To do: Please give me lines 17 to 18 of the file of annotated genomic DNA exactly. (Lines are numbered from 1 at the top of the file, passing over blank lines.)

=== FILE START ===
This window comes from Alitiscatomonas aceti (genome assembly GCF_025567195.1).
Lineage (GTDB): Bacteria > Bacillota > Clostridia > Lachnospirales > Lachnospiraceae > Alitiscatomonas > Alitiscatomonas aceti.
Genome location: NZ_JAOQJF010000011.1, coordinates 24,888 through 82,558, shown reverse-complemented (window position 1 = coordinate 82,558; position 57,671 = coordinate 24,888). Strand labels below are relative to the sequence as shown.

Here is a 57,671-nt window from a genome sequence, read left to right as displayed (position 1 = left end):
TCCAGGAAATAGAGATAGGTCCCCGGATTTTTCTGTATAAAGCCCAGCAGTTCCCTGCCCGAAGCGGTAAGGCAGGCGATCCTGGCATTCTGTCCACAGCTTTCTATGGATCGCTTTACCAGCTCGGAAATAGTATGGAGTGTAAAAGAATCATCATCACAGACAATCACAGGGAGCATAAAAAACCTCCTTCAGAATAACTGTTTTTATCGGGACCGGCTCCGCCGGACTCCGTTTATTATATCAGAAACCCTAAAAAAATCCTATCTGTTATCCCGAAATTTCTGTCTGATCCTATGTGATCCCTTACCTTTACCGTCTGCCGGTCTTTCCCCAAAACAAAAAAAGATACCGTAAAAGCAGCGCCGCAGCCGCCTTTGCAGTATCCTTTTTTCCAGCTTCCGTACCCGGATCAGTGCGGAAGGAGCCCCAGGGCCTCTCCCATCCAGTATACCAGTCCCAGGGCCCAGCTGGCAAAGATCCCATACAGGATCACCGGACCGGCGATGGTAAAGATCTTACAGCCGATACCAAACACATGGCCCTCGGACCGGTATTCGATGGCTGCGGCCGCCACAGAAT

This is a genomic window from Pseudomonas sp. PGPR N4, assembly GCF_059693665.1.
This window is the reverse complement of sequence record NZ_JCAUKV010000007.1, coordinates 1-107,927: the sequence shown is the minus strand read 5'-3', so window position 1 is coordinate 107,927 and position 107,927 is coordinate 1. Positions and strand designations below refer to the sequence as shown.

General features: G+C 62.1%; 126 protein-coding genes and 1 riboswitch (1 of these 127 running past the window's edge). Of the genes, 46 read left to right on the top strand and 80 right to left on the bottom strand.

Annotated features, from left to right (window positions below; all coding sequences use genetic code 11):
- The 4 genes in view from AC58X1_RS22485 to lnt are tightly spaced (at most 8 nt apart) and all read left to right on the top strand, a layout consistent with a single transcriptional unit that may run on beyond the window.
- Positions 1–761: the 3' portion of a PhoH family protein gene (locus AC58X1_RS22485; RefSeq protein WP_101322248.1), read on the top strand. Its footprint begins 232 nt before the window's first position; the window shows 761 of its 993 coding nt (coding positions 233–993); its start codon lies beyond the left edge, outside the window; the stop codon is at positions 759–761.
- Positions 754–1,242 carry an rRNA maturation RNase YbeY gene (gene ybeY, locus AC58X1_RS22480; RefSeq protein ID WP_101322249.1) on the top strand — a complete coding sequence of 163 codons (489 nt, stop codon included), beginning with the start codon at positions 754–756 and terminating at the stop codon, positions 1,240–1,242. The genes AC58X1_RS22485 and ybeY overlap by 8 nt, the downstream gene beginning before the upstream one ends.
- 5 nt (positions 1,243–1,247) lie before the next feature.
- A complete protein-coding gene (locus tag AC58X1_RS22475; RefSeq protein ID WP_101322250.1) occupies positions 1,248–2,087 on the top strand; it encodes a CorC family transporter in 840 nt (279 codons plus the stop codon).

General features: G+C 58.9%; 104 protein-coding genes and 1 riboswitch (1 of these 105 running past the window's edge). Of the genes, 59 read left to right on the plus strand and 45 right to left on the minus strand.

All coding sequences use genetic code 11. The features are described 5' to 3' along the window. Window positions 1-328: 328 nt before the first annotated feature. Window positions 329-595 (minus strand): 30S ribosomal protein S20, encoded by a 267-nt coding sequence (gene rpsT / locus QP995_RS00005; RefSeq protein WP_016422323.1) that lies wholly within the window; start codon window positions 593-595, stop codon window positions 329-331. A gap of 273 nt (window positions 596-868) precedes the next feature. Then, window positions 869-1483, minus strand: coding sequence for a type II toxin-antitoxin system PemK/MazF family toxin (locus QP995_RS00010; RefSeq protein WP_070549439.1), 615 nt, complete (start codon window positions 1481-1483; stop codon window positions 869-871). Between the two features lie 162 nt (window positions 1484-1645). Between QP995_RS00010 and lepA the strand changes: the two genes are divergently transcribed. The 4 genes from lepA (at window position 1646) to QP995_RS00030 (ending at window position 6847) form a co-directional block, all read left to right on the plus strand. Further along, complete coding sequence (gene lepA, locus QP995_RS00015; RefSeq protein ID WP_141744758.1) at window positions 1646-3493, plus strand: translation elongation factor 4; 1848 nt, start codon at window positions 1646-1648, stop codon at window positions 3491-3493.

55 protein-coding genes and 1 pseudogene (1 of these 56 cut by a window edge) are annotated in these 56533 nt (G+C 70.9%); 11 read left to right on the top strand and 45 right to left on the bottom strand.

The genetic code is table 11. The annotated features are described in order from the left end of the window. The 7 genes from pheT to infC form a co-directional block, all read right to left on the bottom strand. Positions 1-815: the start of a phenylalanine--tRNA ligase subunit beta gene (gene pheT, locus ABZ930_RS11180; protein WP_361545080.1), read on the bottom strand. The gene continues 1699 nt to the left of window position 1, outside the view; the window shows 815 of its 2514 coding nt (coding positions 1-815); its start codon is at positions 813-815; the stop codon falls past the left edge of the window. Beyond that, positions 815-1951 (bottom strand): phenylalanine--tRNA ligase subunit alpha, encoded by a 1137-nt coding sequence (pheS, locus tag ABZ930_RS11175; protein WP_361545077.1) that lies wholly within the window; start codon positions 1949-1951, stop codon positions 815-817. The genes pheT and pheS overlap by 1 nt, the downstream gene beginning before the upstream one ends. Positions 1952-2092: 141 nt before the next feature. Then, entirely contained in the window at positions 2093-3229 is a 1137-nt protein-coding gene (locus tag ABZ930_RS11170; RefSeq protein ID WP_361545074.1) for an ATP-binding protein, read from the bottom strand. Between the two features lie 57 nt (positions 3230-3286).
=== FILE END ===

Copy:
55 protein-coding genes and 1 pseudogene (1 of these 56 cut by a window edge) are annotated in these 56533 nt (G+C 70.9%); 11 read left to right on the top strand and 45 right to left on the bottom strand.

The genetic code is table 11. The annotated features are described in order from the left end of the window. The 7 genes from pheT to infC form a co-directional block, all read right to left on the bottom strand. Positions 1-815: the start of a phenylalanine--tRNA ligase subunit beta gene (gene pheT, locus ABZ930_RS11180; protein WP_361545080.1), read on the bottom strand. The gene continues 1699 nt to the left of window position 1, outside the view; the window shows 815 of its 2514 coding nt (coding positions 1-815); its start codon is at positions 813-815; the stop codon falls past the left edge of the window. Beyond that, positions 815-1951 (bottom strand): phenylalanine--tRNA ligase subunit alpha, encoded by a 1137-nt coding sequence (pheS, locus tag ABZ930_RS11175; protein WP_361545077.1) that lies wholly within the window; start codon positions 1949-1951, stop codon positions 815-817. The genes pheT and pheS overlap by 1 nt, the downstream gene beginning before the upstream one ends. Positions 1952-2092: 141 nt before the next feature. Then, entirely contained in the window at positions 2093-3229 is a 1137-nt protein-coding gene (locus tag ABZ930_RS11170; RefSeq protein ID WP_361545074.1) for an ATP-binding protein, read from the bottom strand. Between the two features lie 57 nt (positions 3230-3286).